At the tail end of March, we reported on a massive hack of exploitative play-to-earn blockchain job/game Axie Infinity. At the time, the hackers had made off with $625M worth of crypto, which was considered a contender for biggest crypto hack of all time. The weird thing was, nobody was entirely sure who’d done it, and the funds were for the most part just sitting in the attackers’ possession and hadn’t yet been shunted through “legitimate” crypto exchanges (which had frozen them out anyway) or the “illegitimate” dark mixers either.
Well, last night, the FBI actually named the culprit, and I guarantee it’s not whoever you were thinking of: North Korea apparently did it. OK, specifically a pair of North Korean crime gangs called Lazarus Group and APT38. It’s also apparently “only” $620M, not $625M as Axie originally said.
“FBI Statement on Attribution of Malicious Cyber Activity Posed by the Democratic People’s Republic of Korea – The FBI continues to combat malicious cyber activity including the threat posed by the Democratic People’s Republic of Korea to the U.S. and our private sector partners. Through our investigation we were able to confirm Lazarus Group and APT38, cyber actors associated with the DPRK, are responsible for the theft of $620 million in Ethereum reported on March 29. The FBI, in coordination with Treasury and other U.S. government partners, will continue to expose and combat the DPRK’s use of illicit activities – including cybercrime and cryptocurrency theft – to generate revenue for the regime.”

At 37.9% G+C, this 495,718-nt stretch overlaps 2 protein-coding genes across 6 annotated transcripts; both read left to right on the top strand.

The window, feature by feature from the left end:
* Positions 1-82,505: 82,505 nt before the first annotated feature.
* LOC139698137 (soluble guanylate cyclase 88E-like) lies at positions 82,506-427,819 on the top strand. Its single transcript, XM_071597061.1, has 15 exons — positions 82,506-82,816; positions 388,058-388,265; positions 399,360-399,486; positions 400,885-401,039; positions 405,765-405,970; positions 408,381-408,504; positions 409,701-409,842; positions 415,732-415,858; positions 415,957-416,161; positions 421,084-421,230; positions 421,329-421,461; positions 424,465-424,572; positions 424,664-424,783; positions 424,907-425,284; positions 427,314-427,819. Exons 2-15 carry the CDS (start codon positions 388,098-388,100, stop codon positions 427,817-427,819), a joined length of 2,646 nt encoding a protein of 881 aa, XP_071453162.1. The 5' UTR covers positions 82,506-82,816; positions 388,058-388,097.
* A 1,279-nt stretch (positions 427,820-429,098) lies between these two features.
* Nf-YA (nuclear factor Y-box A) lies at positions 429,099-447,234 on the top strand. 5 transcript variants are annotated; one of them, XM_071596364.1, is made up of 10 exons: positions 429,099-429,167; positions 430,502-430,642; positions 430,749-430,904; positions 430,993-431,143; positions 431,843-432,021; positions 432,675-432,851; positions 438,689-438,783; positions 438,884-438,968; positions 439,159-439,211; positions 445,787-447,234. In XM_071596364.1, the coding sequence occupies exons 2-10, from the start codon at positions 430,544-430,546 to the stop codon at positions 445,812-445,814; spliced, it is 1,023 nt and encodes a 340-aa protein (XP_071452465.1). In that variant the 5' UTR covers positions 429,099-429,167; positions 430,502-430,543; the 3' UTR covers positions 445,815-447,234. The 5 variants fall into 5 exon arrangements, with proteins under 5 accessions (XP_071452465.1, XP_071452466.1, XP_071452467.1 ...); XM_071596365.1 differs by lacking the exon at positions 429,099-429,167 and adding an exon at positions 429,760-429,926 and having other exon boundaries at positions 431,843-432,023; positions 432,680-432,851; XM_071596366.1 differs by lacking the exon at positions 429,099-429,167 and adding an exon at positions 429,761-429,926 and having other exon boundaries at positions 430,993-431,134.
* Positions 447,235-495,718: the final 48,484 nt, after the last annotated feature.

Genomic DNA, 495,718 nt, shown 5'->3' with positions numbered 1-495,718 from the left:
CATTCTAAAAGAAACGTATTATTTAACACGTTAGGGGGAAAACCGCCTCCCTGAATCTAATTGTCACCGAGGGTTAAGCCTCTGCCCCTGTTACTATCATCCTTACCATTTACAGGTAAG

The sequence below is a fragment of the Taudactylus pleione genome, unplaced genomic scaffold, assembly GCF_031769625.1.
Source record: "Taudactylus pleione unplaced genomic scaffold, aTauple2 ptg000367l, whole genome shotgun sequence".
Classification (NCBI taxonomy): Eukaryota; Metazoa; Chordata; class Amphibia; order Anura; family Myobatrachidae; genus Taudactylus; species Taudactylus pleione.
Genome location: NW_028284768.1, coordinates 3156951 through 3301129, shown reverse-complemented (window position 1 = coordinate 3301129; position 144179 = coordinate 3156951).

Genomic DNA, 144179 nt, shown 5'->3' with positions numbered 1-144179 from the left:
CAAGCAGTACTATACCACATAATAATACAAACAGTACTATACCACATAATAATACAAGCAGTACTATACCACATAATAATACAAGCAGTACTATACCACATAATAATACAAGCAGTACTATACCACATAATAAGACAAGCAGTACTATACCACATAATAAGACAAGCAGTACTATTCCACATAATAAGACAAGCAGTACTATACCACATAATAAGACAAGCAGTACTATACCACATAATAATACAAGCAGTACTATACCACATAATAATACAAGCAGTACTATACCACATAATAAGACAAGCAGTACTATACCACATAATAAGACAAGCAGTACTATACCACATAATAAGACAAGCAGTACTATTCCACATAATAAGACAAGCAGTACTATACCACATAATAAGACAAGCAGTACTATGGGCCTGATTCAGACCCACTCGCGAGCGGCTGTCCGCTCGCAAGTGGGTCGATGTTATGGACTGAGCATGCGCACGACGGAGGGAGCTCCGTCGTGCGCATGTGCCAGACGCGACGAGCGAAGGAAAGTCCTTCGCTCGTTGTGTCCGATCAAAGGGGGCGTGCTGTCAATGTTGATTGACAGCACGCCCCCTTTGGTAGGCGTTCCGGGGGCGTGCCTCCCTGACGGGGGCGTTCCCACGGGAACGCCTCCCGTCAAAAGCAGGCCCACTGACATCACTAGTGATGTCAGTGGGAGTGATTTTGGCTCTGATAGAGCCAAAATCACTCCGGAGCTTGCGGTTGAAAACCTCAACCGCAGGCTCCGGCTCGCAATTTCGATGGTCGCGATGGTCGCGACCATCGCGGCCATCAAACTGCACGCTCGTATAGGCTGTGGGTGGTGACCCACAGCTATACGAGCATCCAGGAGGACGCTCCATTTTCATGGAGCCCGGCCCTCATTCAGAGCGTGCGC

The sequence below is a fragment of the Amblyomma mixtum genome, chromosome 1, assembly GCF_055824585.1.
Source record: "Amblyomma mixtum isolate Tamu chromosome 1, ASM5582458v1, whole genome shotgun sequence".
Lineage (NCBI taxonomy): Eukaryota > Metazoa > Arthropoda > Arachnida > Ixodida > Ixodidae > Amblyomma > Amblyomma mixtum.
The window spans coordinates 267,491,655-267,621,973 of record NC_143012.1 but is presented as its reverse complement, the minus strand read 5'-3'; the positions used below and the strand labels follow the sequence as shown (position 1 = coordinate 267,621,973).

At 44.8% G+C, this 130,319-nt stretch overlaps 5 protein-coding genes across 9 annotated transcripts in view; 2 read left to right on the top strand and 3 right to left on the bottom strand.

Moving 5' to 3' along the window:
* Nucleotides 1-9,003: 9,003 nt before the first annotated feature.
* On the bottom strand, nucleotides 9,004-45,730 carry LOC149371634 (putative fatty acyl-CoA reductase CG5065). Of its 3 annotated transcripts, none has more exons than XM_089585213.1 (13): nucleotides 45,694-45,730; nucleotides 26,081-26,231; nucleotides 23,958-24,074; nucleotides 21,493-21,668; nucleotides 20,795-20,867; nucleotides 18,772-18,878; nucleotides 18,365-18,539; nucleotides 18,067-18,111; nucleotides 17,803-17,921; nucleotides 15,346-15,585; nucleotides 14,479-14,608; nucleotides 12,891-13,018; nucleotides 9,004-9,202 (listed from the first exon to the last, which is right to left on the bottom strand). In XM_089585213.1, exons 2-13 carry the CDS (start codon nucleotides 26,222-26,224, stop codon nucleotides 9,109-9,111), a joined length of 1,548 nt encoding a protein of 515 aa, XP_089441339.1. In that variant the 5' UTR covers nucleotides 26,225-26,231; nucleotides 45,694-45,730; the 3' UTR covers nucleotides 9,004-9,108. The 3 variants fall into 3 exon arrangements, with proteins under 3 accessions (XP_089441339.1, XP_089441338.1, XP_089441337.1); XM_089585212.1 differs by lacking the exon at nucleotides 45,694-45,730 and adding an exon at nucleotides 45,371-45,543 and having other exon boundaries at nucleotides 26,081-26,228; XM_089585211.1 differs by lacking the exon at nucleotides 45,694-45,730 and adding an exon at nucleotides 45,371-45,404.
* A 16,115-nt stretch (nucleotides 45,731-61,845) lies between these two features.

Gizmodo writes that Lazarus Group has supposedly made off with over a billion bucks in crypto and actual money in total; it’s now apparently trying to shuttle its ill-gotten gains from the Axie hack using Tornado Cash, which is one of those dark-money laundering mixers.
“This is somehow dumber and also less dumb than what I expected,” MOP’s Eliot noted on the news, and we can’t help but agree.